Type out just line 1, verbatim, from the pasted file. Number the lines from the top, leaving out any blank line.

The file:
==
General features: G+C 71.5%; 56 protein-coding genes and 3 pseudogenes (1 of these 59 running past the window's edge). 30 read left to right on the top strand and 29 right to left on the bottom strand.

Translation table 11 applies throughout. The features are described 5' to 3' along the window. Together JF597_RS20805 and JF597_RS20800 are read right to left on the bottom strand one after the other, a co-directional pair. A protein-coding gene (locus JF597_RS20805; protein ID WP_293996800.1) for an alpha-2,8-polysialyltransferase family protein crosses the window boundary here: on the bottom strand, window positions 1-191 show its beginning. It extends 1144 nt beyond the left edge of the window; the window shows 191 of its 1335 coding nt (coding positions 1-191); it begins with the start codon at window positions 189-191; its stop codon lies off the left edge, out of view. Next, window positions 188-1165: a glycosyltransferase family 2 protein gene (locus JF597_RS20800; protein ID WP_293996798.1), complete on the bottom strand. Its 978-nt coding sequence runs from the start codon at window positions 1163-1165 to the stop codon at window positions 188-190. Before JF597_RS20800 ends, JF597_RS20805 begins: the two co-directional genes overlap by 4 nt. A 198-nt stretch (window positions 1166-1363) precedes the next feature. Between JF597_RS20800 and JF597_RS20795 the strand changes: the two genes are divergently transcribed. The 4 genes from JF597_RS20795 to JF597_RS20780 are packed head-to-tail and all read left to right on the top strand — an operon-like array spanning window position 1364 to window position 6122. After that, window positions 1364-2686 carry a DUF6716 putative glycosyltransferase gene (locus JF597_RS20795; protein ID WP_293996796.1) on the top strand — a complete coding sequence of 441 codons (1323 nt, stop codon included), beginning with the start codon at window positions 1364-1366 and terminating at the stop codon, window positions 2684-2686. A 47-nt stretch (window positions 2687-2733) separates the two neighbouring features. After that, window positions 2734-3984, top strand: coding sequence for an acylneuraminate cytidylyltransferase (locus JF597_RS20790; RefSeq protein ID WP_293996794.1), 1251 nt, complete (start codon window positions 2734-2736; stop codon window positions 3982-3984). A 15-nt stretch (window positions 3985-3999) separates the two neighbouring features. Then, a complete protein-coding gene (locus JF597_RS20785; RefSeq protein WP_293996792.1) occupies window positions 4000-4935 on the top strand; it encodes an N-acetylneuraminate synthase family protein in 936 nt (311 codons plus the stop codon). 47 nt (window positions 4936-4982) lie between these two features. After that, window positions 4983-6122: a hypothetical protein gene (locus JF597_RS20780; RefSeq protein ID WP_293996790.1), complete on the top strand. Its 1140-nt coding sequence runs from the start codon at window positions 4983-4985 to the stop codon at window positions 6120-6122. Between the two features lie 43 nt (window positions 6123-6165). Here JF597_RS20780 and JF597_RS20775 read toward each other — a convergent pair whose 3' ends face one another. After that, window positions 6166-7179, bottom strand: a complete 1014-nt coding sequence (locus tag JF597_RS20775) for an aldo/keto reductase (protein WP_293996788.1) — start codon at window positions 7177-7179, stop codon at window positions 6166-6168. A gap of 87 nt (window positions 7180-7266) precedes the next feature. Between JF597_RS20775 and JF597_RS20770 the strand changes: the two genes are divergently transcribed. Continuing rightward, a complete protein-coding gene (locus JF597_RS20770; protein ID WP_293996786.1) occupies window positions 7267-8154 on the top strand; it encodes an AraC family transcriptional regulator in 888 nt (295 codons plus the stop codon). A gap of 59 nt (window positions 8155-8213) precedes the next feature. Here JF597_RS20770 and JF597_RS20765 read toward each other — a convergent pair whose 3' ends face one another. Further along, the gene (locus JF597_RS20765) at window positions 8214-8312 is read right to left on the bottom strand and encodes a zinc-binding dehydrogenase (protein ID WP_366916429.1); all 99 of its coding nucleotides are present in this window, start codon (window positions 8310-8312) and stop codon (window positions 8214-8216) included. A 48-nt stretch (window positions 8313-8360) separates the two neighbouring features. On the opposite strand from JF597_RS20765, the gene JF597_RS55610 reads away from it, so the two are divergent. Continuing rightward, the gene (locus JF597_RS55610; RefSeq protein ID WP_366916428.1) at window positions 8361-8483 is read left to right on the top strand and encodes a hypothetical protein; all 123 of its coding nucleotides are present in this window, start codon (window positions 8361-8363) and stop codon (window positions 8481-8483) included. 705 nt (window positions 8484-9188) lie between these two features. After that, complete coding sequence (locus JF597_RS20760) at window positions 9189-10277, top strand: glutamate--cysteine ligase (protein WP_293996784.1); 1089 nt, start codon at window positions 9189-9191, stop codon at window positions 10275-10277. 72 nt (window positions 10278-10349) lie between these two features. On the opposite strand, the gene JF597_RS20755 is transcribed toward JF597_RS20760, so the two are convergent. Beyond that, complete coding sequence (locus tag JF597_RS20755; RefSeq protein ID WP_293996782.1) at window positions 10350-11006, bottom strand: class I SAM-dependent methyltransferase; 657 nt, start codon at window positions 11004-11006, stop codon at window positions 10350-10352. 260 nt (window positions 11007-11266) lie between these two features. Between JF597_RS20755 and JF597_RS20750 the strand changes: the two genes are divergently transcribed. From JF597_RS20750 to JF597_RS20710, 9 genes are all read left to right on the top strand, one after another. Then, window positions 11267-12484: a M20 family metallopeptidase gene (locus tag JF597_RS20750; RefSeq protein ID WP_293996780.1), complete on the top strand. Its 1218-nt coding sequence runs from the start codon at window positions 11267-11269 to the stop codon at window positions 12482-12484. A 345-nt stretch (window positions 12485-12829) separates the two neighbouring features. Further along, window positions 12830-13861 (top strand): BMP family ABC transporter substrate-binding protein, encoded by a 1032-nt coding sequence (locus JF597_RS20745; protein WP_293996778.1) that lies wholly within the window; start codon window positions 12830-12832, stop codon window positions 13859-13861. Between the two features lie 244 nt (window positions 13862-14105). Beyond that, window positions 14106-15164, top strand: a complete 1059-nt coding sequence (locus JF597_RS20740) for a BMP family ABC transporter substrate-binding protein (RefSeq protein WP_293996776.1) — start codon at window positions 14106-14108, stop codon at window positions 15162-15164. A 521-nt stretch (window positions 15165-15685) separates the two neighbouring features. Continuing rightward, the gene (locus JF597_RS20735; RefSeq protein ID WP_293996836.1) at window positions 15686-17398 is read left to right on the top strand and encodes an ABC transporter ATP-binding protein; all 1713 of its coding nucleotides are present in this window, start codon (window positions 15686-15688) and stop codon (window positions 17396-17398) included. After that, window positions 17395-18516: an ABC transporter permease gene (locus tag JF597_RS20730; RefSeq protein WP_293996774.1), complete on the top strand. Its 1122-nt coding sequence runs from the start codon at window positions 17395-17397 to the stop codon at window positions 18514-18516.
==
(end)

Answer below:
General features: G+C 71.5%; 56 protein-coding genes and 3 pseudogenes (1 of these 59 running past the window's edge). 30 read left to right on the top strand and 29 right to left on the bottom strand.